Clinical Information

Implantation Procedure for NeuRx® Diaphragm Pacing System (DPS)

During minimally invasive laparoscopic surgery, a surgeon creates four dime-sized holes in the abdomen and inserts a laparoscope to examine the diaphragm muscle. The surgeon then places small electrodes in areas near the phrenic nerves that control diaphragm contractions.

The electrodes are tunneled under the skin to a pre-determined exit site. The electrodes connect to the small battery-powered external pulse generator (EPG) that stimulates the muscle and the phrenic nerves to cause the contraction of the diaphragm.

Post Procedure Process

After surgery, the EPG is programmed by your doctor to provide the necessary stimulation to condition the diaphragm. Your doctor will provide you with a conditioning schedule. Patients and their caregivers are trained on the care and use of the NeuRx® EPG.

Conditioning for ALS Patients

For Amyotrophic Lateral Sclerosis (ALS) patients with chronic hypoventilation, the NeuRx DPS® conditions the diaphragm. When your diaphragm is conditioned, it will do a better job of helping you breathe.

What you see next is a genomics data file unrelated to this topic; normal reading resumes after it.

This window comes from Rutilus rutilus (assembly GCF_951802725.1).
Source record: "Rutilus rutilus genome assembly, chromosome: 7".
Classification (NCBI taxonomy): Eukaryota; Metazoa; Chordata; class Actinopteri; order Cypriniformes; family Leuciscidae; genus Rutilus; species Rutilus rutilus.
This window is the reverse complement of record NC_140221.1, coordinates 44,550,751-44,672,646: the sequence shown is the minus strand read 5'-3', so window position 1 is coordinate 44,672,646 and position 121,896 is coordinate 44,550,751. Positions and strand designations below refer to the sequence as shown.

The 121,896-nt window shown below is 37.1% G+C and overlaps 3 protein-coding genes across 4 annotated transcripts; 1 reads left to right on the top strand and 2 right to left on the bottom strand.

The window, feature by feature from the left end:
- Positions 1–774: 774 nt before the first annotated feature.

Conditioning for SCI Patients

Because the diaphragm of an SCI patient can weaken while on a ventilator, the patient often begins using the NeuRx DPS® to breathe for short periods of time. As the condition of the diaphragm improves, NeuRx DPS® conditioning sessions gradually increase and therefore extend the amount of time spent off the ventilator.

Additional Procedure Information

Take a look at our FAQ section for more about the procedure, or feel free to contact us directly about the NeuRx DPS® implantation procedure.

Phrenic Nerve Conduction Study Video
Care and Use Video

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